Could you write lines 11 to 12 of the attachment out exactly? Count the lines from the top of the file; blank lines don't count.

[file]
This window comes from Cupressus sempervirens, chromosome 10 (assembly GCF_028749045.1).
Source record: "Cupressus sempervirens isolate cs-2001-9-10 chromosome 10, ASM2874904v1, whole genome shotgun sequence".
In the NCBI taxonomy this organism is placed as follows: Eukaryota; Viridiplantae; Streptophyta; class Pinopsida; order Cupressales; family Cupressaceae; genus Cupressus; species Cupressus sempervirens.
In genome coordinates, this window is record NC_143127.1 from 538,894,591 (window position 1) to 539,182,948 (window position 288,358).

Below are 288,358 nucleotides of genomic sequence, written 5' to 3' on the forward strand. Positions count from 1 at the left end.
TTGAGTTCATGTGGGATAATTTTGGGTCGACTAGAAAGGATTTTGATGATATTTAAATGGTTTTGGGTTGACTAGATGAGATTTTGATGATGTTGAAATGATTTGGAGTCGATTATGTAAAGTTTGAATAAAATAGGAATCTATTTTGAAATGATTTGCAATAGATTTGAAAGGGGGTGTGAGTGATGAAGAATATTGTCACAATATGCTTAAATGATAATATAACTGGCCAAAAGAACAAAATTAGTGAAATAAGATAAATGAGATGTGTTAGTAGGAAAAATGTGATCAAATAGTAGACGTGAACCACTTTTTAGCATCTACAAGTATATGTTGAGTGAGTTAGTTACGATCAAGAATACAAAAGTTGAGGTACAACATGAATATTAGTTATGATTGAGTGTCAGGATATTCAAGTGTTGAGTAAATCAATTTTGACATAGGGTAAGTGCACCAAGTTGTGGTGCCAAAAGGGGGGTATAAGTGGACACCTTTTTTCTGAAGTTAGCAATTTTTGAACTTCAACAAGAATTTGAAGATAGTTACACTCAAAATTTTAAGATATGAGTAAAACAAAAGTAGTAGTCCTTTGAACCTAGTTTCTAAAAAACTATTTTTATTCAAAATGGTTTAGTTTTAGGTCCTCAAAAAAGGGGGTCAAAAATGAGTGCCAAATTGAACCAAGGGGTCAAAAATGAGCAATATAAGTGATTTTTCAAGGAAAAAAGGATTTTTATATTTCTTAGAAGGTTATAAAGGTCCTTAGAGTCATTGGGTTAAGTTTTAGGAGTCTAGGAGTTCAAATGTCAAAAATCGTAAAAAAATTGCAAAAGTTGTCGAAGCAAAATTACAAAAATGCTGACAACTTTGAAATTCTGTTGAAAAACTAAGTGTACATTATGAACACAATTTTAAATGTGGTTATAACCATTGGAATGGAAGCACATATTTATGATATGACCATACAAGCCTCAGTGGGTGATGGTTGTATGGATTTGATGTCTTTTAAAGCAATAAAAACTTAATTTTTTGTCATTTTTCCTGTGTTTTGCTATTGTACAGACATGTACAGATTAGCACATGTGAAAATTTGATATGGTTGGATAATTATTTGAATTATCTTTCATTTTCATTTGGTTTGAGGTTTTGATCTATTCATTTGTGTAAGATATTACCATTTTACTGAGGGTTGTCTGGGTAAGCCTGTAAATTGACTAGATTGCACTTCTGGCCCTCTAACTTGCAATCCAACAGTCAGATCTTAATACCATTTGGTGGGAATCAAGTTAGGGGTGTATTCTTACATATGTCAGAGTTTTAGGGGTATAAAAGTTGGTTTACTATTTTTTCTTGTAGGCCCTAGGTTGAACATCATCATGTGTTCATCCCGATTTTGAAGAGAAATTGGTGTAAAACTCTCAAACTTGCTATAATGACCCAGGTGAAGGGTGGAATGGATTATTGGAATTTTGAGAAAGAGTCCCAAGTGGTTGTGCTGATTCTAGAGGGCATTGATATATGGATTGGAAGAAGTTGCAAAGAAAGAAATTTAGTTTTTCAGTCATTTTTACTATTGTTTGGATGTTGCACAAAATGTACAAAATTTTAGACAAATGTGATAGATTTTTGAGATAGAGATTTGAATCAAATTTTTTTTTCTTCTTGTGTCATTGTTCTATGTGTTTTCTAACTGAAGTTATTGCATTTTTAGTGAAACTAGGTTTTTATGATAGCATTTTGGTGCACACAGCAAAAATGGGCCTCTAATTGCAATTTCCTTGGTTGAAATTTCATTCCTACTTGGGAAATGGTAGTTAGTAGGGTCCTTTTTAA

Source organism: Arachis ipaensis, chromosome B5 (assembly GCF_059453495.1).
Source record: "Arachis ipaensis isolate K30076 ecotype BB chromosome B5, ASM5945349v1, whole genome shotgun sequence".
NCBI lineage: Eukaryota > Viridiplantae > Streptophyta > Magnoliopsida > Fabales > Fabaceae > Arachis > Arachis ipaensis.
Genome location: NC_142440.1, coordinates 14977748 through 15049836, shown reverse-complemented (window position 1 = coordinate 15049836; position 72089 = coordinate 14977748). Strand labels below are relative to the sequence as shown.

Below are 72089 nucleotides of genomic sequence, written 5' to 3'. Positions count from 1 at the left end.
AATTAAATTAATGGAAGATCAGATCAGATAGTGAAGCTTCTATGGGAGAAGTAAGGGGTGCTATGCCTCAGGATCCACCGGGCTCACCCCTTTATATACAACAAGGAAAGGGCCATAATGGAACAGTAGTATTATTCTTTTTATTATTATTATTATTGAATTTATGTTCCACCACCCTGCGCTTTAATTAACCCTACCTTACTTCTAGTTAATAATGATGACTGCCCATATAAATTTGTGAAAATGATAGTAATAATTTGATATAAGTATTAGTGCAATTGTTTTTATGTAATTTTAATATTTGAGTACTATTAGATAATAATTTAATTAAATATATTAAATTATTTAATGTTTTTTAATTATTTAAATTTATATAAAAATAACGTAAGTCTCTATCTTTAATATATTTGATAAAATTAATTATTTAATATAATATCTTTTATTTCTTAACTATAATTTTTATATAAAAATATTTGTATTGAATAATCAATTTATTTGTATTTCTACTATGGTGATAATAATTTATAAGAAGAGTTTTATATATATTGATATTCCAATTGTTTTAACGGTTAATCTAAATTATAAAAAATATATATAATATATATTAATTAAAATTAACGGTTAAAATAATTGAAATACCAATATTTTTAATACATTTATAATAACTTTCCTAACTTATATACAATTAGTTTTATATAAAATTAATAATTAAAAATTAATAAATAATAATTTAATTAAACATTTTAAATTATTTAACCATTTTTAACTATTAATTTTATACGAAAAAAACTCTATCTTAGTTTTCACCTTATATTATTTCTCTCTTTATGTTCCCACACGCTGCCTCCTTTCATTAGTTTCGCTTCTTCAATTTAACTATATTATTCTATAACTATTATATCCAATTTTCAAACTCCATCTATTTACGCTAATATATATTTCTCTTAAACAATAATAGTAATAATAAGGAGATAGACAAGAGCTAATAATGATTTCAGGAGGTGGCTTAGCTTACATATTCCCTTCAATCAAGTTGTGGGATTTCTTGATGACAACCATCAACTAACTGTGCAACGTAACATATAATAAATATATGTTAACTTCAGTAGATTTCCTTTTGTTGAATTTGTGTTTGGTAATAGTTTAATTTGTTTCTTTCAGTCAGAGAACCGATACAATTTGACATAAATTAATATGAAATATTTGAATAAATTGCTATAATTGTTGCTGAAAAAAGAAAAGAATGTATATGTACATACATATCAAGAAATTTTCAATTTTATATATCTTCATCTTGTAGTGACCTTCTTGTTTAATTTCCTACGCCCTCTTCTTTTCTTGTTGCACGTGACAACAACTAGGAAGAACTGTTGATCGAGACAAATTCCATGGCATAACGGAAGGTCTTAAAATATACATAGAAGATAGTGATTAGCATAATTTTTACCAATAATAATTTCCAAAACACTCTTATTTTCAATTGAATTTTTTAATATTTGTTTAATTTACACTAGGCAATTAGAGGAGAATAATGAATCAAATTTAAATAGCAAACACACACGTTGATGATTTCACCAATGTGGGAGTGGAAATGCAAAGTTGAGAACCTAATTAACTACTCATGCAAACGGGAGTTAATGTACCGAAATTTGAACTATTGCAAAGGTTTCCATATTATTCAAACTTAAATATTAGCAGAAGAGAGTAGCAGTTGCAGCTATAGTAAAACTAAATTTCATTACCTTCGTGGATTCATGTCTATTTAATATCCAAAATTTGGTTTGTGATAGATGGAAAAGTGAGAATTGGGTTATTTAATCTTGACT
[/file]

Below are 72089 nucleotides of genomic sequence, written 5' to 3'. Positions count from 1 at the left end.
AATTAAATTAATGGAAGATCAGATCAGATAGTGAAGCTTCTATGGGAGAAGTAAGGGGTGCTATGCCTCAGGATCCACCGGGCTCACCCCTTTATATACAACAAGGAAAGGGCCATAATGGAACAGTAGTATTATTCTTTTTATTATTATTATTATTGAATTTATGTTCCACCACCCTGCGCTTTAATTAACCCTACCTTACTTCTAGTTAATAATGATGACTGCCCATATAAATTTGTGAAAATGATAGTAATAATTTGATATAAGTATTAGTGCAATTGTTTTTATGTAATTTTAATATTTGAGTACTATTAGATAATAATTTAATTAAATATATTAAATTATTTAATGTTTTTTAATTATTTAAATTTATATAAAAATAACGTAAGTCTCTATCTTTAATATATTTGATAAAATTAATTATTTAATATAATATCTTTTATTTCTTAACTATAATTTTTATATAAAAATATTTGTATTGAATAATCAATTTATTTGTATTTCTACTATGGTGATAATAATTTATAAGAAGAGTTTTATATATATTGATATTCCAATTGTTTTAACGGTTAATCTAAATTATAAAAAATATATATAATATATATTAATTAAAATTAACGGTTAAAATAATTGAAATACCAATATTTTTAATACATTTATAATAACTTTCCTAACTTATATACAATTAGTTTTATATAAAATTAATAATTAAAAATTAATAAATAATAATTTAATTAAACATTTTAAATTATTTAACCATTTTTAACTATTAATTTTATACGAAAAAAACTCTATCTTAGTTTTCACCTTATATTATTTCTCTCTTTATGTTCCCACACGCTGCCTCCTTTCATTAGTTTCGCTTCTTCAATTTAACTATATTATTCTATAACTATTATATCCAATTTTCAAACTCCATCTATTTACGCTAATATATATTTCTCTTAAACAATAATAGTAATAATAAGGAGATAGACAAGAGCTAATAATGATTTCAGGAGGTGGCTTAGCTTACATATTCCCTTCAATCAAGTTGTGGGATTTCTTGATGACAACCATCAACTAACTGTGCAACGTAACATATAATAAATATATGTTAACTTCAGTAGATTTCCTTTTGTTGAATTTGTGTTTGGTAATAGTTTAATTTGTTTCTTTCAGTCAGAGAACCGATACAATTTGACATAAATTAATATGAAATATTTGAATAAATTGCTATAATTGTTGCTGAAAAAAGAAAAGAATGTATATGTACATACATATCAAGAAATTTTCAATTTTATATATCTTCATCTTGTAGTGACCTTCTTGTTTAATTTCCTACGCCCTCTTCTTTTCTTGTTGCACGTGACAACAACTAGGAAGAACTGTTGATCGAGACAAATTCCATGGCATAACGGAAGGTCTTAAAATATACATAGAAGATAGTGATTAGCATAATTTTTACCAATAATAATTTCCAAAACACTCTTATTTTCAATTGAATTTTTTAATATTTGTTTAATTTACACTAGGCAATTAGAGGAGAATAATGAATCAAATTTAAATAGCAAACACACACGTTGATGATTTCACCAATGTGGGAGTGGAAATGCAAAGTTGAGAACCTAATTAACTACTCATGCAAACGGGAGTTAATGTACCGAAATTTGAACTATTGCAAAGGTTTCCATATTATTCAAACTTAAATATTAGCAGAAGAGAGTAGCAGTTGCAGCTATAGTAAAACTAAATTTCATTACCTTCGTGGATTCATGTCTATTTAATATCCAAAATTTGGTTTGTGATAGATGGAAAAGTGAGAATTGGGTTATTTAATCTTGACT